By Salif Romano Niang
Bamako — In Mali, the votes of the run-off have been cast. And in sharp contrast to elections in Africa or even Western democracies, the defeated candidate conceded not by press release or defiant speech but by visiting the winner in his living room, surrounded by their families. With the close of this historic election cycle, our country can begin to grow once more after surviving its most serious challenges since independence.
Analysts tend to forget the popularity of the March 2012 coup d'état that ended President Amadou Toumani Touré's regime. According to a public opinion survey of Bamako residents, 65 percent of respondents had a favorable opinion of coup leader, Captain Amadou Haya Sanogo, and only 12 percent blamed him for the collapse of the state in the North.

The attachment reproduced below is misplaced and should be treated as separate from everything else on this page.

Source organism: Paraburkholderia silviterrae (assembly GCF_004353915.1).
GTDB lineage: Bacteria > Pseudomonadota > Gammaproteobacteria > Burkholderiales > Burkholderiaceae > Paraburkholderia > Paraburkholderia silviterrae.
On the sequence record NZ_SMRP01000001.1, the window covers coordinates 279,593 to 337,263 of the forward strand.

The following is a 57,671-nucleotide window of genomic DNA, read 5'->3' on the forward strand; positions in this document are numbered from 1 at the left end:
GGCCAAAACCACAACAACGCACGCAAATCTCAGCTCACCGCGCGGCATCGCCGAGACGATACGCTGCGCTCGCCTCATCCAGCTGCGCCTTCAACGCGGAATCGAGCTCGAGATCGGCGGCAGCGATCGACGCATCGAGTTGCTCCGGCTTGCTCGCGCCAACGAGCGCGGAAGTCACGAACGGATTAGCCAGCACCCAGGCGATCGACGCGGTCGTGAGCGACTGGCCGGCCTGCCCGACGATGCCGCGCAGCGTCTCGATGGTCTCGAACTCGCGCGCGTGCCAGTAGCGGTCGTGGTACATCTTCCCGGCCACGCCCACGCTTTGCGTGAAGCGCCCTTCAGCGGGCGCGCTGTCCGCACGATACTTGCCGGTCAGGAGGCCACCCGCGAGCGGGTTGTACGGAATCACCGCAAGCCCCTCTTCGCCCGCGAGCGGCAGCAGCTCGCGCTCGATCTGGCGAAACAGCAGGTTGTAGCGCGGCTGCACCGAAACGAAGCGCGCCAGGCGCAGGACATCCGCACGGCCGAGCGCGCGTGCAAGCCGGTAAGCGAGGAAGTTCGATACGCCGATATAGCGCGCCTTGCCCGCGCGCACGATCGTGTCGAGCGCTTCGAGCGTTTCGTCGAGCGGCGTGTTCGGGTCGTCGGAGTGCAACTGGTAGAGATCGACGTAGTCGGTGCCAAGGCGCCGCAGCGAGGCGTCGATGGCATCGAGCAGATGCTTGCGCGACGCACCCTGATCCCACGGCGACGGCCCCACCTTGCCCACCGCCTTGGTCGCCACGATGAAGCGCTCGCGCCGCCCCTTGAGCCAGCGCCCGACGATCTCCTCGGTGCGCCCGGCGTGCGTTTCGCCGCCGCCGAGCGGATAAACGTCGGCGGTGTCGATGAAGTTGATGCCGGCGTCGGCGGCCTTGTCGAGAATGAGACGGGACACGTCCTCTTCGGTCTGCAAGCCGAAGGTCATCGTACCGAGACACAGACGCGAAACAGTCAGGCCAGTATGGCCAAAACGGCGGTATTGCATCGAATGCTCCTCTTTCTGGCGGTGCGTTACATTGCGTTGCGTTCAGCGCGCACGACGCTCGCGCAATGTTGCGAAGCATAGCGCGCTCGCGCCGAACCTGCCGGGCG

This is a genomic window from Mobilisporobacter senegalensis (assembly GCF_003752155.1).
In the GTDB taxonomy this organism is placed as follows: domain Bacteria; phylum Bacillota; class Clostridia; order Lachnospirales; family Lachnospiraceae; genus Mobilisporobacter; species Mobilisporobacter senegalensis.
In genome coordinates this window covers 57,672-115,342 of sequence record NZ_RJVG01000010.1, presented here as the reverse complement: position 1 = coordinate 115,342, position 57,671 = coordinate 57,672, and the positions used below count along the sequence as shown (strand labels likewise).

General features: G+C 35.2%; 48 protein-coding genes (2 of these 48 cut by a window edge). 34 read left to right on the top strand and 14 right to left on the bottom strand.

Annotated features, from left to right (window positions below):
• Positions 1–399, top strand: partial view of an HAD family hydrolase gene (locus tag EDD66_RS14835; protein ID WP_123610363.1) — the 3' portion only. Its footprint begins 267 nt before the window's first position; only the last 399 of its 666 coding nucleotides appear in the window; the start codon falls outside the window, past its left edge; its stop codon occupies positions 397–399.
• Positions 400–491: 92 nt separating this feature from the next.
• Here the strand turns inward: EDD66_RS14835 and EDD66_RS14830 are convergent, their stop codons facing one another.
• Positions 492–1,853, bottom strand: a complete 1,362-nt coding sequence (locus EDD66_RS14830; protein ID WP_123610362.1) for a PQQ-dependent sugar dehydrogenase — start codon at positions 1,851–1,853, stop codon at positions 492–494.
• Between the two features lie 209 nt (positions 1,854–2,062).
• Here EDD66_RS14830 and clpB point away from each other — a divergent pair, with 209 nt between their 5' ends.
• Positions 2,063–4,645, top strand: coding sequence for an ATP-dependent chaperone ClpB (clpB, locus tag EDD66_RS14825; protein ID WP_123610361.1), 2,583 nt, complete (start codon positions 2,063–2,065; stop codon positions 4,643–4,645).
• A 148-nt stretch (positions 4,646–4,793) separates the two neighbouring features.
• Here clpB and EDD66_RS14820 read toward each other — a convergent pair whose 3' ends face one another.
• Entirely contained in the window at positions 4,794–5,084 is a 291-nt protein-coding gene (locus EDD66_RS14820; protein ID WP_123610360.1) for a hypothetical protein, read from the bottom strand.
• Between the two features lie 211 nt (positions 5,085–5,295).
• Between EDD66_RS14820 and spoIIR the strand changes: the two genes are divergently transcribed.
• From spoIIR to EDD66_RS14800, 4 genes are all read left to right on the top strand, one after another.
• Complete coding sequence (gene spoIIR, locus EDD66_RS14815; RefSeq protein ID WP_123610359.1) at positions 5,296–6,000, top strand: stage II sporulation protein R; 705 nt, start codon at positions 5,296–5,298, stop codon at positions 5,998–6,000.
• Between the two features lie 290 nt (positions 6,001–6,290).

The same poll foresaw the popularity of Mali's president-elect, Ibrahim Boubacar Keita (widely known by his initials, IBK)—more than three quarters of respondents viewed him favorably. The provisional election results...